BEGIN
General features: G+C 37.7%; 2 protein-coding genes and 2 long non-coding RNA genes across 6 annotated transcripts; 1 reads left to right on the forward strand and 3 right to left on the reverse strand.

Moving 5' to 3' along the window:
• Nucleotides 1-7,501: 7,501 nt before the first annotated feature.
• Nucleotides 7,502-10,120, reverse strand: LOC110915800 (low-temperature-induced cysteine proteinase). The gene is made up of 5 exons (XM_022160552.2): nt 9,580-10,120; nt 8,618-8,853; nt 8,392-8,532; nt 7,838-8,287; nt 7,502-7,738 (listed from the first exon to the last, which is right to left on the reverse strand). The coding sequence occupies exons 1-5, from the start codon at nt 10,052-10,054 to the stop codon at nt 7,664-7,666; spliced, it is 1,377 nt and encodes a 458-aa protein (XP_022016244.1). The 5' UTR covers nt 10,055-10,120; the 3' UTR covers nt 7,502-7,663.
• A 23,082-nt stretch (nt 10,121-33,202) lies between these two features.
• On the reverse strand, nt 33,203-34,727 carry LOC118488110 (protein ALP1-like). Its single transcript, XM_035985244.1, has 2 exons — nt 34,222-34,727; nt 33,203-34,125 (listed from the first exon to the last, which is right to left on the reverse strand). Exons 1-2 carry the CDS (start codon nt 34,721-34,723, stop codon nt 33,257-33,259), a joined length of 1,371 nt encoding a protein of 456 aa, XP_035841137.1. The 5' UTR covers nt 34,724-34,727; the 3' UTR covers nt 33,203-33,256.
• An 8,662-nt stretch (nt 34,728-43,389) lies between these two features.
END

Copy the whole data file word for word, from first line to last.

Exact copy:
General features: G+C 37.7%; 2 protein-coding genes and 2 long non-coding RNA genes across 6 annotated transcripts; 1 reads left to right on the forward strand and 3 right to left on the reverse strand.

Moving 5' to 3' along the window:
• Nucleotides 1-7,501: 7,501 nt before the first annotated feature.
• Nucleotides 7,502-10,120, reverse strand: LOC110915800 (low-temperature-induced cysteine proteinase). The gene is made up of 5 exons (XM_022160552.2): nt 9,580-10,120; nt 8,618-8,853; nt 8,392-8,532; nt 7,838-8,287; nt 7,502-7,738 (listed from the first exon to the last, which is right to left on the reverse strand). The coding sequence occupies exons 1-5, from the start codon at nt 10,052-10,054 to the stop codon at nt 7,664-7,666; spliced, it is 1,377 nt and encodes a 458-aa protein (XP_022016244.1). The 5' UTR covers nt 10,055-10,120; the 3' UTR covers nt 7,502-7,663.
• A 23,082-nt stretch (nt 10,121-33,202) lies between these two features.
• On the reverse strand, nt 33,203-34,727 carry LOC118488110 (protein ALP1-like). Its single transcript, XM_035985244.1, has 2 exons — nt 34,222-34,727; nt 33,203-34,125 (listed from the first exon to the last, which is right to left on the reverse strand). Exons 1-2 carry the CDS (start codon nt 34,721-34,723, stop codon nt 33,257-33,259), a joined length of 1,371 nt encoding a protein of 456 aa, XP_035841137.1. The 5' UTR covers nt 34,724-34,727; the 3' UTR covers nt 33,203-33,256.
• An 8,662-nt stretch (nt 34,728-43,389) lies between these two features.